Getting outdoors in the fresh air is good for you.

We heard this daily as kids, from parents who wanted us out of the house. And we hear it now, during the pandemic, as health officials continue to remind us that if we’re going to gather and do stuff, it’s much safer to do it outdoors. In August, the state will allow outdoor gatherings of up to 100 people, while the indoor gathering limit remains at 50.

Maine farmers are listening. Many are offering fun, socially distanced events, including an extra-wide corn maze, small-group guided tours and spaced-out yoga with minimal goat contact.

Before heading out to any farm, you might want to check the website for specific rules and restrictions, including information on masks or reservations. Here are some places to have fun on the farm while breathing in that good fresh Maine air.

This year’s corn maze at Treworgy Family Orchards. Photo courtesy of Treworgy Family Orchards


Treworgy Family Orchards in Levant, near Bangor, has been known for its really intricate and creative corn mazes for nearly 20 years. Past mazes have been created in the shape of a giant lumberjack, a knight fighting a dragon, a little boy trying to pet a bear and elephants on parade. From the air, the mazes look like a green painting of their subject. The orchard workers basically paint out the picture and paths on the field, plant the corn, and then dig up the seeds where the paths are supposed to be. When the corn is high, the maze is complete.


To continue the maze tradition, the family that runs the orchard has made this year’s with extra-wide paths – 6-feet wide at least. The design is a map of Maine, with pine cones, apples and moose drawn in, in honor of the state’s bicentennial. The maze takes about 45 minutes to complete. Tickets are $10 for adults, $9 for kids 3-12 and free for ages 2 and under. Each ticket includes a kiddie-sized ice cream cone. The farm also has blueberries and raspberries for picking right now. For more information, including hours of operation, check out the Treworgy Family Orchards website or Facebook page.


New small group tours are being offered at Pineland Farms in New Gloucester.  Photo courtesy of Pineland Farms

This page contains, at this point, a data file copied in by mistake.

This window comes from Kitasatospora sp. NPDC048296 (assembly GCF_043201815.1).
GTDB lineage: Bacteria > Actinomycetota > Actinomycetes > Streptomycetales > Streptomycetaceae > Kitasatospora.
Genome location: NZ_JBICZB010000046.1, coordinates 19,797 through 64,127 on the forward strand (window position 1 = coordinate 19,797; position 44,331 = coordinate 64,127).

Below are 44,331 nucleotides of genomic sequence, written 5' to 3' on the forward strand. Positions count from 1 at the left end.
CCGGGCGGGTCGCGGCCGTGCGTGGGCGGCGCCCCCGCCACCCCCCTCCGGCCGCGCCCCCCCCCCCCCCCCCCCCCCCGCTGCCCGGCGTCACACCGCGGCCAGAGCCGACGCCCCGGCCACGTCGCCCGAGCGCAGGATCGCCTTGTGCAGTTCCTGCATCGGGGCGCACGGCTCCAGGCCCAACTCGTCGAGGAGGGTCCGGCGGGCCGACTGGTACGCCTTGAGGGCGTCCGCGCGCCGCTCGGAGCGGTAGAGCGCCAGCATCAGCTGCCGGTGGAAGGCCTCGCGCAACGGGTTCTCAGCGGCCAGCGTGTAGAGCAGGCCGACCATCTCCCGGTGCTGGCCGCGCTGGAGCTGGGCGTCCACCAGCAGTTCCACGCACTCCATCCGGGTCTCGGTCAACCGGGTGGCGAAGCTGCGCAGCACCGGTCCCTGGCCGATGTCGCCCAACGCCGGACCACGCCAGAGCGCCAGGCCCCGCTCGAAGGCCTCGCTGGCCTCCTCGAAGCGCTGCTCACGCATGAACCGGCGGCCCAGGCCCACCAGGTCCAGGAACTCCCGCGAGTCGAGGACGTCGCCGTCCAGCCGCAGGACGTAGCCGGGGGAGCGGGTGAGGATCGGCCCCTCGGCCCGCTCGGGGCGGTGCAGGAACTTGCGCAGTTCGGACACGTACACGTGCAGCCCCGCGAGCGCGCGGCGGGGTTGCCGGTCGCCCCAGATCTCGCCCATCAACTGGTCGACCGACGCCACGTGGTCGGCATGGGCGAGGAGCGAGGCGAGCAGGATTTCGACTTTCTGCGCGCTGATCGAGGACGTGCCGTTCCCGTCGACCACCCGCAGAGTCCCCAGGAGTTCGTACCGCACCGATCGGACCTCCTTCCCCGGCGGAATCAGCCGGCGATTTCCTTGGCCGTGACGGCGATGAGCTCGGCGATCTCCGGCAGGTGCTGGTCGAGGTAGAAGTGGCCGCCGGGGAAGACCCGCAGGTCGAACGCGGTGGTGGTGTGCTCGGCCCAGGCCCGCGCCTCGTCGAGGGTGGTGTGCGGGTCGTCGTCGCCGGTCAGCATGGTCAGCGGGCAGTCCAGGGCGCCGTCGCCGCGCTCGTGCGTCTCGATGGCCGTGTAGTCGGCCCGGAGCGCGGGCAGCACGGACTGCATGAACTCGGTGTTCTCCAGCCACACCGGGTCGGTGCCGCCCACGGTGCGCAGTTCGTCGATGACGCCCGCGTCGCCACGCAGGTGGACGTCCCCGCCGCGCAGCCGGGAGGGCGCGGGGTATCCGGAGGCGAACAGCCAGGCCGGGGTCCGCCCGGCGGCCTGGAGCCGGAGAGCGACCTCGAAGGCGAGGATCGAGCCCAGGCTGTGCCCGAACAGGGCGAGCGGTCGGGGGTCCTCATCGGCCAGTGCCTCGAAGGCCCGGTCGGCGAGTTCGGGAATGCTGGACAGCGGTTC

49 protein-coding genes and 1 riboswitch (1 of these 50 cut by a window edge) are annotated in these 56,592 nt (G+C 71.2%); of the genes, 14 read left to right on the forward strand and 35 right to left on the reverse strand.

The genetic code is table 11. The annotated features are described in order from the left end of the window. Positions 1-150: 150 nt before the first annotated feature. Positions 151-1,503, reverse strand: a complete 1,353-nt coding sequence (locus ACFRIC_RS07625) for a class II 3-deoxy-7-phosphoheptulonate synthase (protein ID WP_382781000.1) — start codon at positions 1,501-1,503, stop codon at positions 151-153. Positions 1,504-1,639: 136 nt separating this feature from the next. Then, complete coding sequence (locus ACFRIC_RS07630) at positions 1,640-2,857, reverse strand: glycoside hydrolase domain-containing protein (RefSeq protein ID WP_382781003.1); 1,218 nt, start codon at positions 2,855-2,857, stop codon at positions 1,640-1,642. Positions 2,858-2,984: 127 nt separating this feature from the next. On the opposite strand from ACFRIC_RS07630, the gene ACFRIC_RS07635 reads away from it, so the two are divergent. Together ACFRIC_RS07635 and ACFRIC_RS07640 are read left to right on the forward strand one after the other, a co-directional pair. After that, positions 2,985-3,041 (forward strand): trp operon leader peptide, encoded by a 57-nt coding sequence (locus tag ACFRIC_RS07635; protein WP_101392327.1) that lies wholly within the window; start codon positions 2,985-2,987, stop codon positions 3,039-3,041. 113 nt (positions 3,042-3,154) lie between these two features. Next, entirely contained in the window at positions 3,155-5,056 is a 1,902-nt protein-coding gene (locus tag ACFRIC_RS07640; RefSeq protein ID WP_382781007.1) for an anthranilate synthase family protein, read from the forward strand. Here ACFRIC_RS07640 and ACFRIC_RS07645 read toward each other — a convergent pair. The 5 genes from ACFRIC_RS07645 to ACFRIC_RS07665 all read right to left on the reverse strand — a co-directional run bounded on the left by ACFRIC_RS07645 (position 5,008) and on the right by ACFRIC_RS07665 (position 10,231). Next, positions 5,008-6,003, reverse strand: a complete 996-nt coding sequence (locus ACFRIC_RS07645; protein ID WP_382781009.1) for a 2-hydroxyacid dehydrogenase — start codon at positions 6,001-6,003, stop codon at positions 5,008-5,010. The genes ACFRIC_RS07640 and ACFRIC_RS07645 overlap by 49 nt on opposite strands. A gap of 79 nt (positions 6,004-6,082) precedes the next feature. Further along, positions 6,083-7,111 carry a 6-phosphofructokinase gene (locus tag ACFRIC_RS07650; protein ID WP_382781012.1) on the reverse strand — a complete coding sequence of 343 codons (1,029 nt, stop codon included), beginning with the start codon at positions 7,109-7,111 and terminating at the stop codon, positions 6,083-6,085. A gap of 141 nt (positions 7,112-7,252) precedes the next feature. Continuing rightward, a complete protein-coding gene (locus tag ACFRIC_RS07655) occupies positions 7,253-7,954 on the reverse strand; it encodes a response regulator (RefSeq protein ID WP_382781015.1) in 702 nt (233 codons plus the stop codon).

Pineland Farms in New Gloucester recently started a small-group tour of its operations, to help keep gatherings at the farm controlled. The walking tours are led by a farmyard educator and include a tour of the grounds with animals, a visit to the flock of laying hens and a look at the dairy operation. The tour begins at the smokehouse, and people are asked to keep 6 feet from other groups and wear a mask when 6-foot distances aren’t possible. The tours are $6 a person and preregistration is required. The 1-hour tours are usually held at 10:30 a.m. on weekdays, including this Thursday, as well as Aug. 11, 19 and 26.

The farm is offering other socially distanced events and programs in August, including a family ice cream-making program, where people get to see ice cream made and taste-test the results. Group sizes are limited to 10 people and times vary. Similarly, the farm is a offering small-group salsa-making event, too. For more information on the guided tours and other events, go to the Pineland Farms website.

Goat yoga continues at Sunflower Farm Creamery, but with a little less goat and people contact. Photo by Ben McCanna/Staff Photographer


Sunflower Farm Creamery in Cumberland has adapted it’s goat yoga for social distancing. Yes, there are still goats, but they will be in a pasture in front of the yoga group, not roaming among them like in the past. But people are welcome to still hold, cuddle or just be with the goats before and after classes. The 1-hour classes are limited to 50, and people are asked to bring their own mats and water. Register online, where you can also place a cheese order to pick up after class. The fee is $10 per class, held on Thursdays at 5:30 p.m. and Saturdays at 9:30 a.m. Classes are outdoors, so they are weather dependent. For more information and to register, go to Sunflower Farm Creamery’s page at the Square online store.

Spring Day Creamery in Durham is one place where families can complete tasks for the Maine Farms Scavenger Hunt. Derek Davis/Staff Photographer Buy this Photo


The Maine Farmland Trust in Belfast wants to make sure families don’t forget about visiting local farms this year. So they’ve set up the Maine Farms Scavenger Hunt. The trust put the hunt together after it had to cancel its farm parties and other usual summer activities because of the coronavirus pandemic.

Children and families can sign up online for the scavenger hunt, then go to the farms of their choice to find some 30 things, like a farm stand, a corn field or a demonstration of the best way to eat a peach. Some tasks include using a camera and tagging the trust on Facebook or Instagram. If a youngster completes all the tasks and parks them on their hunt “passport,” they’ll get prizes, including hats, tote bags, T-shirts and other stuff from the Maine Farmland Trust. The scavenger hunt began in July and runs through Sept. 11. For more information, including a sign-up form, go to the Maine Farmland Trust website.

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